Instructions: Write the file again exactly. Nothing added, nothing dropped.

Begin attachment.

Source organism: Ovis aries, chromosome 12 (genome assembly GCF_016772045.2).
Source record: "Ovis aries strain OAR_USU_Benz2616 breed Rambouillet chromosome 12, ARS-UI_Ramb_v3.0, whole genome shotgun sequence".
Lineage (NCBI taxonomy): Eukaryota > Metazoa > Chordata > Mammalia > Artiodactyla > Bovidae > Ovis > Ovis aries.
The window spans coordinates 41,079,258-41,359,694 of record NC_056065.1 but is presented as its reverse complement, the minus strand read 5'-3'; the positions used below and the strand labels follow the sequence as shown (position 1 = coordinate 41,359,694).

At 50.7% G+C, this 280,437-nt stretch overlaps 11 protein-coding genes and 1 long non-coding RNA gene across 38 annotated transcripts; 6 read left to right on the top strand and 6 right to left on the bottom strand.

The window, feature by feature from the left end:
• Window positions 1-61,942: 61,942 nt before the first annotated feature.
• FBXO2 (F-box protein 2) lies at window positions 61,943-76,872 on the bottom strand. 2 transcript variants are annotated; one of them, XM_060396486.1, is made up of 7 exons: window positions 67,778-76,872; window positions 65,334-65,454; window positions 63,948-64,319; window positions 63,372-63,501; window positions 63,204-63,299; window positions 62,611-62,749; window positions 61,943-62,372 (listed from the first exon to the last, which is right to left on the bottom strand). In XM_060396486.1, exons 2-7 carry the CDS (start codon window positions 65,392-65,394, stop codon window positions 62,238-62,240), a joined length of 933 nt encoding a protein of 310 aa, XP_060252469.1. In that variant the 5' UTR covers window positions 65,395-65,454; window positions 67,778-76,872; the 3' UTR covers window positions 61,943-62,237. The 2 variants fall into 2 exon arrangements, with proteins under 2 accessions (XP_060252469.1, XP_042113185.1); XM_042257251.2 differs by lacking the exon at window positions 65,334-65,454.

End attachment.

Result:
Source organism: Ovis aries, chromosome 12 (genome assembly GCF_016772045.2).
Source record: "Ovis aries strain OAR_USU_Benz2616 breed Rambouillet chromosome 12, ARS-UI_Ramb_v3.0, whole genome shotgun sequence".
Lineage (NCBI taxonomy): Eukaryota > Metazoa > Chordata > Mammalia > Artiodactyla > Bovidae > Ovis > Ovis aries.
The window spans coordinates 41,079,258-41,359,694 of record NC_056065.1 but is presented as its reverse complement, the minus strand read 5'-3'; the positions used below and the strand labels follow the sequence as shown (position 1 = coordinate 41,359,694).

At 50.7% G+C, this 280,437-nt stretch overlaps 11 protein-coding genes and 1 long non-coding RNA gene across 38 annotated transcripts; 6 read left to right on the top strand and 6 right to left on the bottom strand.

The window, feature by feature from the left end:
• Window positions 1-61,942: 61,942 nt before the first annotated feature.
• FBXO2 (F-box protein 2) lies at window positions 61,943-76,872 on the bottom strand. 2 transcript variants are annotated; one of them, XM_060396486.1, is made up of 7 exons: window positions 67,778-76,872; window positions 65,334-65,454; window positions 63,948-64,319; window positions 63,372-63,501; window positions 63,204-63,299; window positions 62,611-62,749; window positions 61,943-62,372 (listed from the first exon to the last, which is right to left on the bottom strand). In XM_060396486.1, exons 2-7 carry the CDS (start codon window positions 65,392-65,394, stop codon window positions 62,238-62,240), a joined length of 933 nt encoding a protein of 310 aa, XP_060252469.1. In that variant the 5' UTR covers window positions 65,395-65,454; window positions 67,778-76,872; the 3' UTR covers window positions 61,943-62,237. The 2 variants fall into 2 exon arrangements, with proteins under 2 accessions (XP_060252469.1, XP_042113185.1); XM_042257251.2 differs by lacking the exon at window positions 65,334-65,454.